As we organise our gear for the ski home, I look across at the Aiguille d’Eboulement, two kilometres away, the deep scars from half-a-dozen of yesterday’s avalanches carve through it’s entire south face; and another slide, the first of today, rumbles down just below it’s south west couloir as we watch. We will not be skiing it this year.
The slightly steeper slopes directly under the Grandes Jorasses provide us with beautiful skiing in much-appreciated cold powder, before turning into ankle-snapping soup as soon as we hit the shallow-angled rollers at the top of the Glacier de Leschaux, as suddenly as someone flicking a switch.
We surf back to the ladders and tie our skis up at the bottom; just fifteen minutes have passed since we last had the ropes out. We haul ourselves up to the refuge and are glad when we can finally pull our ski boots off, and relax with a cup of coffee and some sugared nuts.
“We’re not touring up to the Breche Puiseux tomorrow, are we?” I ask, sat on a woolen blanket, my legs dangling off the edge of the balcony.
“I’m so glad you said that,” Nick replies.
We sit and discuss the last two days – what went right or wrong, what we learned, and what we’ll do differently next time. We might not have been able to tick off any of the three objectives we had for this miniature expedition, but we gathered a lot of useful experience and a very real appreciation of what the Grandes Jorasses demands of you as a climber. We will definitely be back; probably with a tent to camp on the final plateau of the glacier before the north face begins in earnest.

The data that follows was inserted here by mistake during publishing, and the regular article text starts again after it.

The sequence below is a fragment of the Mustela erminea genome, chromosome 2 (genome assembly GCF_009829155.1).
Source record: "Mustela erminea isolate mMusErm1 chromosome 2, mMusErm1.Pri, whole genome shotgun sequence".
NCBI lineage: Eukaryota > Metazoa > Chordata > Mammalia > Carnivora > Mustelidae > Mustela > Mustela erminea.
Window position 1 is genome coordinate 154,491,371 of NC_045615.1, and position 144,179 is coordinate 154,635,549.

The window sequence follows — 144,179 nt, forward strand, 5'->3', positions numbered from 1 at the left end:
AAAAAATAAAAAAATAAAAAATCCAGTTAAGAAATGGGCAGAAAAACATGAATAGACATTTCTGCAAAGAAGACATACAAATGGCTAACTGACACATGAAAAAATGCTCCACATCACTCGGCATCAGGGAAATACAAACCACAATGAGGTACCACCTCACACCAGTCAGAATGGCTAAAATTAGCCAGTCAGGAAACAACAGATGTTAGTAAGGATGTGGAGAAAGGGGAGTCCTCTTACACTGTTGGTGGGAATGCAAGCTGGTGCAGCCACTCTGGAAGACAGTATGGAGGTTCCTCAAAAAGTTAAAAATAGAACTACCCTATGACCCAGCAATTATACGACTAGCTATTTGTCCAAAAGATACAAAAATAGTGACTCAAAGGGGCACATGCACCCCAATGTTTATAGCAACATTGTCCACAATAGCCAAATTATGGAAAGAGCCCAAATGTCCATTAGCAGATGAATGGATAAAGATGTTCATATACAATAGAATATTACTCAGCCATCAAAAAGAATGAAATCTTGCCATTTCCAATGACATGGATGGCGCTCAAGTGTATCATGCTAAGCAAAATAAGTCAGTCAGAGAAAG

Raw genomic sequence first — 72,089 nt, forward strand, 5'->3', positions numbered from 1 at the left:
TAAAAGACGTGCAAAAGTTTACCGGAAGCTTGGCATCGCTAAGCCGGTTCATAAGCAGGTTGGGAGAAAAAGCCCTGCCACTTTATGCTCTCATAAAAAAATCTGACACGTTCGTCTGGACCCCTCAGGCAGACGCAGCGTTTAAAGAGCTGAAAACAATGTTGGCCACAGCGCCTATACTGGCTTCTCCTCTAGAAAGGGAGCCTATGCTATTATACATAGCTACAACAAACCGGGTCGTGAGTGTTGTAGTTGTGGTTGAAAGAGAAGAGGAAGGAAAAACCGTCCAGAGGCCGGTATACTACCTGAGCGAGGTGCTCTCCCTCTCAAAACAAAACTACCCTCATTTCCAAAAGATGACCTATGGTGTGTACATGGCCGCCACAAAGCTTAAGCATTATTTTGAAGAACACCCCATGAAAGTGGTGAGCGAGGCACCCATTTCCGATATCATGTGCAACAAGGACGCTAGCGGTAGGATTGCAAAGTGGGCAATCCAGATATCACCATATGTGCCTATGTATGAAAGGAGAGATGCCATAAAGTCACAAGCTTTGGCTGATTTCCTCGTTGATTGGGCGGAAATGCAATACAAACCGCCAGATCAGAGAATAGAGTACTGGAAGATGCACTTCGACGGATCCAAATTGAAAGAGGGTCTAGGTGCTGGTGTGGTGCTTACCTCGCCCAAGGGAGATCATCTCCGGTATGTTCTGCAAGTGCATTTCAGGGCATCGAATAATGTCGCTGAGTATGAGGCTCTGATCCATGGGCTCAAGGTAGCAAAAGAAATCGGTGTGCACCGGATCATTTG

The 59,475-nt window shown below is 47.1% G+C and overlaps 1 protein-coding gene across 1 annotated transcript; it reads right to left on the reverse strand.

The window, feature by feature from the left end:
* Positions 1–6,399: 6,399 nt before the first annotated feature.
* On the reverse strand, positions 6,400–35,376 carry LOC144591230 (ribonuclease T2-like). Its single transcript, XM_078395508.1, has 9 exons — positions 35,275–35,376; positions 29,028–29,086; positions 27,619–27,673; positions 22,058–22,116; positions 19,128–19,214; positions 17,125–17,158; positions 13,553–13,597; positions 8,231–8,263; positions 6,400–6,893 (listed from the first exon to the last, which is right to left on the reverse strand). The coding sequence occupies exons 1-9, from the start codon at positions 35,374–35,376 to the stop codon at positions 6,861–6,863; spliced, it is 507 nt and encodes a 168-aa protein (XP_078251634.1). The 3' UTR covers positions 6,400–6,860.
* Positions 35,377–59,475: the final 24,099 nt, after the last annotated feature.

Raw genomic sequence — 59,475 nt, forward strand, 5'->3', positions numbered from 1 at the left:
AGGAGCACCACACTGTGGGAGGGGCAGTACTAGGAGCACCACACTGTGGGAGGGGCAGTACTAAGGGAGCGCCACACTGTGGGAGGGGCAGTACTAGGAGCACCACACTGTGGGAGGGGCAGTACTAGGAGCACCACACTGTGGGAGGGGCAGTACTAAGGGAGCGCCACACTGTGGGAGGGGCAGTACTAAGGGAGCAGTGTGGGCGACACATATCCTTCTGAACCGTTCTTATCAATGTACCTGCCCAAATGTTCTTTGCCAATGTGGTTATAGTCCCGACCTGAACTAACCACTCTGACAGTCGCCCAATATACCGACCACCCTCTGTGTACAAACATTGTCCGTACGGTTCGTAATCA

We eat our dinner by the light of the setting sun and we take to our beds with a cup of camomile tea, then we sleep in until mid-morning has started warming our little hut. We pack, slide down the ladders, and pole along under a thickening grey sky until the snow runs out. We walk half a kilometre to the stairs, and we curse each step up to the gondola. Exhausted, we find ourselves at Elevation, surrounded by beer, chips, and some of the first people we’ve seen for forty hours.
Some of the pretty pictures above are from Nick, the others are mine.